Thursday, Jan. 10, 2013 | 7:12 p.m.
The moment I got into “Rock of Ages” was not last weekend during its formal premiere at the Venetian. It was months ago in New York, at the rustic Helen Hayes Theater, a dignified haven hardly befitting a rock concert.
The moment that stopped me nostalgically was not the sly reference to Chaka Khan tucked into the musical’s script, or the scene in which lead characters Drew and Sherry spread out a blanket in front and break out a four-pack of wine coolers (I so wanted to shake those kids and tell them they would one day remember that wine coolers were about the nastiest beverage ever bottled).
It wasn’t even when the show’s central character and narrator, Lonny, nimbly flips through a Rolodex at center stage to retrieve a phone number.
No, it was during the sax intro to “Harden My Heart,” by Quarterflash. Suddenly, I was not stuffed into my seat at the Helen Hayes Theater. It was the old Mazda 626 my parents allowed me to recklessly navigate for a couple of years in high school until the vehicle, from a mechanical standpoint, announced, “I am finished.” That is the car that blared with Foreigner’s “Juke Box Hero” on the day I took my first driving test. If “Juke Box Hero” were to be performed in “Rock of Ages,” that would be the time to rush the stage.
It’d been probably 25 years, no kidding, since I’d heard “Harden My Heart.” When that far-off sax riff cut through the theater, I let out a laugh and turned to two guys sitting next to me and said, “Seriously?” They were laughing, too.
It’s not that the song is substandard, certainly not by the standards of 1980s pop. But no one in the early ’80s could have envisioned “Harden My Heart” being showcased in a legitimate Broadway musical. I also would venture the same of Journey’s “Don’t Stop Believin,’ ” not even the best song on “Escape,” which of course was the album you needed to tilt sideways to properly read the band’s name. And yet, over time, that song has bloomed into an anthem of the era and is the wildly appreciated show closer of “Rock of Ages.”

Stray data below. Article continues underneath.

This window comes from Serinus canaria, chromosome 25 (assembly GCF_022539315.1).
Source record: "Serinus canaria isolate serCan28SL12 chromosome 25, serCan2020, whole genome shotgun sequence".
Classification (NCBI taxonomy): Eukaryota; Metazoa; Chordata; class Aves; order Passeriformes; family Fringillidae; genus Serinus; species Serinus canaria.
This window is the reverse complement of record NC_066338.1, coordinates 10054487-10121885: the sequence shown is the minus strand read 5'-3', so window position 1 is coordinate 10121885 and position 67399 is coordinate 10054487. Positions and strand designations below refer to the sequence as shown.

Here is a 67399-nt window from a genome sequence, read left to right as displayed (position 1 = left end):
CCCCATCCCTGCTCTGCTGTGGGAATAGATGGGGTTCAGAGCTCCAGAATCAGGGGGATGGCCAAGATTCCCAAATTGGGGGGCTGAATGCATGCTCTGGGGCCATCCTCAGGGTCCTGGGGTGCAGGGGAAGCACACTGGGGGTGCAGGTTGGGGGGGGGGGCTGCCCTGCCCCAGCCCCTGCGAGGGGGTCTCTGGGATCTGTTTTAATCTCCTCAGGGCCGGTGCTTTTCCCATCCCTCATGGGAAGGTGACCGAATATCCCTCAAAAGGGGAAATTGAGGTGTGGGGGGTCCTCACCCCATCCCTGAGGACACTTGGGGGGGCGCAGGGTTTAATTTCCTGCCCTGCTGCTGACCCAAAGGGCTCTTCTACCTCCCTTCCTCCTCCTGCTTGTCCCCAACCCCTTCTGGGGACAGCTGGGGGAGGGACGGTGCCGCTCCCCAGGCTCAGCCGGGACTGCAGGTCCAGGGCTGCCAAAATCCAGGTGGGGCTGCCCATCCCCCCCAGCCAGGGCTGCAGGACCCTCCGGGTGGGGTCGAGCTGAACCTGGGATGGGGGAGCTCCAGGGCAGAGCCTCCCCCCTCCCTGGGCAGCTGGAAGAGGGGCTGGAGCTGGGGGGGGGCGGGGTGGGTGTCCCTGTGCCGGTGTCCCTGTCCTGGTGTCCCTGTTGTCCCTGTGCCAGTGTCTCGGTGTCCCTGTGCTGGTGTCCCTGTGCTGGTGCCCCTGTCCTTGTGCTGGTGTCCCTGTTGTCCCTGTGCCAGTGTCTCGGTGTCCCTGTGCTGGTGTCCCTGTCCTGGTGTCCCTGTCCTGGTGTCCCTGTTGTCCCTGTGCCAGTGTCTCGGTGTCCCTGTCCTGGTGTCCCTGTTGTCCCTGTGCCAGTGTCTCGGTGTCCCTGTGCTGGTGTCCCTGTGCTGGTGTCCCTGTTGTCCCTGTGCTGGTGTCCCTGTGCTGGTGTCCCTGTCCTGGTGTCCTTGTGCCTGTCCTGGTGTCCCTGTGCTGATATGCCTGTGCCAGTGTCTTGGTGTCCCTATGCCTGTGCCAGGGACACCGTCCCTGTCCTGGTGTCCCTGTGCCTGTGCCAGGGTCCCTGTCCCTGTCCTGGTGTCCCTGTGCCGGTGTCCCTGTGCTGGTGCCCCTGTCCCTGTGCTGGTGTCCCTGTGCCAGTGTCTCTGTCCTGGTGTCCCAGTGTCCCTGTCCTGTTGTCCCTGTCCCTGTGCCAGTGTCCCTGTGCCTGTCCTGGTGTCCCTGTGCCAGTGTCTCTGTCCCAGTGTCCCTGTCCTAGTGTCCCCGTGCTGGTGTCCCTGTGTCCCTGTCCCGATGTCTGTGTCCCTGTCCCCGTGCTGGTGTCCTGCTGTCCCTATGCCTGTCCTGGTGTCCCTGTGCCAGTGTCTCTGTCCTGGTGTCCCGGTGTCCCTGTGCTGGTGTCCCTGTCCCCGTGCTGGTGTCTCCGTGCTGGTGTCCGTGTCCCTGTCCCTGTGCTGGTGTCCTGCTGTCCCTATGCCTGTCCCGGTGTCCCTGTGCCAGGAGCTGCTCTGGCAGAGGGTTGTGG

So it is that “Harden My Heart,” “Just Like Paradise” by David Lee Roth, “We Built This City” by Starship,” “Heat of the Moment” by Asia, “Here I Go Again” by Whitesnake (whose frontman, David Coverdale, provides the recorded warning about cell phone use before the show) and “Can’t Fight This Feeling” by REO Speedwagon” (the legacy of which is now as a gay anthem in the show) help carry “Rock of Ages.”
For the children of the 1980s, this is our “Hair” or “Jesus Christ Superstar,” the stage classics of the Baby Boomers. I love the Boomers, honestly -- my parents are two of my favorite people. But let someone else on the nostalgia-as-entertainment playground, OK? The 1980s brethren might not have a Woodstock, but I’ll see your Woodstock with the US Festival (U2, the Clash, Scorpions, Van Halen among the acts during that one-off mass gathering) and raise you two Live Aids.